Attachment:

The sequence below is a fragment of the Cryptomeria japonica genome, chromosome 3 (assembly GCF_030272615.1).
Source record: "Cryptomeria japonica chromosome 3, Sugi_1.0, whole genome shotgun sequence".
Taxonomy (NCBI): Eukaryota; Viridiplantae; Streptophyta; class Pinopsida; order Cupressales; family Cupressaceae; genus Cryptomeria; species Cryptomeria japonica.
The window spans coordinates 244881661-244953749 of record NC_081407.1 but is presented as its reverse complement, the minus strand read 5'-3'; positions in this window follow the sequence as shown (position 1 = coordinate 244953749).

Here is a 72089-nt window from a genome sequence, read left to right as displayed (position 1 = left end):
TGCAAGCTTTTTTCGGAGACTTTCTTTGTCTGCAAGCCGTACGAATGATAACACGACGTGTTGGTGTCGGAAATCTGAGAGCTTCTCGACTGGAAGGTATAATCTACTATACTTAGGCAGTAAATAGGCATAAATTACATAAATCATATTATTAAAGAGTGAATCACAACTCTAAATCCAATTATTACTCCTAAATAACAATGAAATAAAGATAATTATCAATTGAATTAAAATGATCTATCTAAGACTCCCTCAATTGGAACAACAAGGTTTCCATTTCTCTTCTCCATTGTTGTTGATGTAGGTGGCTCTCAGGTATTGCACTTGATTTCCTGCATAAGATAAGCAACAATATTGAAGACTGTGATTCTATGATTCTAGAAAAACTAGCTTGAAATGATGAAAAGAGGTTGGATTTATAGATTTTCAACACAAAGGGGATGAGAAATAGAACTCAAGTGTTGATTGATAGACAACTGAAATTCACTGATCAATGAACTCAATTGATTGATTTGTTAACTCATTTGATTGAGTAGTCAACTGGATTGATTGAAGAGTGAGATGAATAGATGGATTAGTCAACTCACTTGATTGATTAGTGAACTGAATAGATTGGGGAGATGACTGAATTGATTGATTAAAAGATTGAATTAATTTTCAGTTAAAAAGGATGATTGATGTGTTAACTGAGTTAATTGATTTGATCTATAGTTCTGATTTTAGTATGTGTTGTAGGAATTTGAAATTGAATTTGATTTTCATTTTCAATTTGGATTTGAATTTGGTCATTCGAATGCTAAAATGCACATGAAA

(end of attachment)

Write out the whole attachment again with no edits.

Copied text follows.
The sequence below is a fragment of the Cryptomeria japonica genome, chromosome 3 (assembly GCF_030272615.1).
Source record: "Cryptomeria japonica chromosome 3, Sugi_1.0, whole genome shotgun sequence".
Taxonomy (NCBI): Eukaryota; Viridiplantae; Streptophyta; class Pinopsida; order Cupressales; family Cupressaceae; genus Cryptomeria; species Cryptomeria japonica.
The window spans coordinates 244881661-244953749 of record NC_081407.1 but is presented as its reverse complement, the minus strand read 5'-3'; positions in this window follow the sequence as shown (position 1 = coordinate 244953749).

Here is a 72089-nt window from a genome sequence, read left to right as displayed (position 1 = left end):
TGCAAGCTTTTTTCGGAGACTTTCTTTGTCTGCAAGCCGTACGAATGATAACACGACGTGTTGGTGTCGGAAATCTGAGAGCTTCTCGACTGGAAGGTATAATCTACTATACTTAGGCAGTAAATAGGCATAAATTACATAAATCATATTATTAAAGAGTGAATCACAACTCTAAATCCAATTATTACTCCTAAATAACAATGAAATAAAGATAATTATCAATTGAATTAAAATGATCTATCTAAGACTCCCTCAATTGGAACAACAAGGTTTCCATTTCTCTTCTCCATTGTTGTTGATGTAGGTGGCTCTCAGGTATTGCACTTGATTTCCTGCATAAGATAAGCAACAATATTGAAGACTGTGATTCTATGATTCTAGAAAAACTAGCTTGAAATGATGAAAAGAGGTTGGATTTATAGATTTTCAACACAAAGGGGATGAGAAATAGAACTCAAGTGTTGATTGATAGACAACTGAAATTCACTGATCAATGAACTCAATTGATTGATTTGTTAACTCATTTGATTGAGTAGTCAACTGGATTGATTGAAGAGTGAGATGAATAGATGGATTAGTCAACTCACTTGATTGATTAGTGAACTGAATAGATTGGGGAGATGACTGAATTGATTGATTAAAAGATTGAATTAATTTTCAGTTAAAAAGGATGATTGATGTGTTAACTGAGTTAATTGATTTGATCTATAGTTCTGATTTTAGTATGTGTTGTAGGAATTTGAAATTGAATTTGATTTTCATTTTCAATTTGGATTTGAATTTGGTCATTCGAATGCTAAAATGCACATGAAA